May 8, 2011
Hard Core Perfume, Swank, Feminine and Sophisticated: MDCI, Annick Goutal & Hermes for Spring
I have my core favorite perfumers of this type. Among them are Bertrand Duchaufour, Camille Goutal and Isabel Doyen for Annick Goutal and Jean-Claude Ellena.
I ventured into obtaining samples of a few Spring perfumes that piqued my interest following early reviews on the classic perfume review sites, and not surprisingly the descriptions that interested me most were those from the aforesaid perfumers. Even in blind testing I find those perfumers are among those that consistently come up with perfumes that attract me most.
As these are all released for the Spring season, I find myself in a world of green notes, with some gourmand elements and quiet, faint soft breaths of chypre in the background.
For me this kind of perfume is like opening a gift box of exquisite candies that are both traditional and so beautifully made as to expand the parameters of taste within a conventional form, that is, pretty rising to moments of true beauty, with the freshness of Spring generously included.
MDCI La Belle Helene EDP for me is like an archetypal experience of perfume; what I think of when I think of the word "perfume". An Audrey Hepburn type of perfume; something a glamorous and elegant beauty would wear in the months of April and May in Paris, on a daily basis.
It immediately presents itself as a flattering and engaging green sweetness, accompanied by the tang of pepper and anise, developing into an almost caramelized floral that hints at depths. Based on a dessert of ripe fragrant pear, it is teased up and heightened with a narcotic form of osmanthus; damp, green, with a light coating of anise flavored honey and a tap of pepper bracing the feminine energy.
People say it is an outgrowth of the L'Artisan Traversee du Bosphore composition by Duchaufour, who seems to work in chapters, moving in a series from one olfactory theme and obsession to the next. I see the direct connection, but for me this one is far more to my taste, because the gourmand aspect is not overwhelmingly the foreground theme. Here the green is predominant, and upholds the highly decorative floral essence as a ravishing body-conscious ornament.
This makes it hyper-feminine and very connected to the season of Spring because the green element is so integral and so reminiscent of the early leaves that appear while it is still cool. A classically beautiful experience of Spring perfume, and what I think of as very French in style.
The notes are listed as bergamot, anise, mimosa, iris, sandalwood, white musk, and peach. I find no recognizable anise but I think the peach and sandalwood are imparting that dreamy happy quality and anise may be in the background behind them, aiding in that olfactory quality of youthfulness.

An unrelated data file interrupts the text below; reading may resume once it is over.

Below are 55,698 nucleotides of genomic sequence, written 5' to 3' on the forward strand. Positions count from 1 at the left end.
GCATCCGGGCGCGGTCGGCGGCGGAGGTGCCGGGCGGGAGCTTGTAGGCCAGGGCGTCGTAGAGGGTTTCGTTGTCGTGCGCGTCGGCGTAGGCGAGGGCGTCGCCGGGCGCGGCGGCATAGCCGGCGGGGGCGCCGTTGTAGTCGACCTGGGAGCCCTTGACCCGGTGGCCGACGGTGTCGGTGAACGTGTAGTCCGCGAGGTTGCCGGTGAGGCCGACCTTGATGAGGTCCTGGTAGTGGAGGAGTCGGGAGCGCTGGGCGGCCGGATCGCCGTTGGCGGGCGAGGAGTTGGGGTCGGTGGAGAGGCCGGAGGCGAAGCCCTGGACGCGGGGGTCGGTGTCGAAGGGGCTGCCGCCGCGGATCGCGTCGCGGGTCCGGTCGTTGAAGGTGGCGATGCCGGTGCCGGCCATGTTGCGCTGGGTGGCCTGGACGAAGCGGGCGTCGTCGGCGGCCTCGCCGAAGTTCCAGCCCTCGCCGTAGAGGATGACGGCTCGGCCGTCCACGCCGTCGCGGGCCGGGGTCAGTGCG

I see it has been compared to their Petite Cherie, a very very young fragrance, but to me this one not nearly so young, though it has some elements that are the same. It is not so young as to be wearable only by those under 30, as I would say for Petite Cherie. It reminds me a little of certain aspects of Un Matin d'Orage, a great favorite of mine, but without that development on the skin of twists and turns arriving at an unexpected floral finish. Le Mimosa is very consistent and stable. It makes me think of an easy sunny Spring weekend afternoon, and I can see surrounding myself with this fragrance to heighten a sense of well being and ease, without overwhelming anyone near me. It is in limited edition, which implies that it is available for this fugitive Spring season only.
Immediately the green is mixed with earth, mixed with cedar chip mulch, and I get the leaves of last year raked into the ground beneath the aromatic green that is toughened by the winds and sun of exposure. Plants in the city must be tough to survive, but being so they provide an even greater immediate sense of oxygen, freshness, peace and calm, surrounded as they are by traffic, noise and exhaust. Even though there is a sheerness and transparency to the EDT strength, it breathes of tenacious beautiful things, and precious space.
There is an almost cypress sense of strength to the green, and there are apples and pears but not cut or bitten into. They seem still closed and complete in their skins on the tree branches, being warmed by sun. The notes are listed as apple, pear, rose, green grass, basil, magnolia and compost, but again, for me while the fresh and quick citrus opens at the beginning, and the sweetness of fruit on a tree, it is immediately followed by the strength of the green (basil and grass) rooted in the rich damp earth.
This one is most definitely wearable by men and well as women, and would make either one emanate a subtle sense of beneficial natural elements colonizing pockets of air and light around themselves.
The above images are from online sites selling the perfumes. MDCI, at Luckyscent, as an EDP is madly expensive, $240 -$375 depending on the packaging; the other two are in the $115-$80 range depending on size, at Neiman Marcus and other fine perfume counters.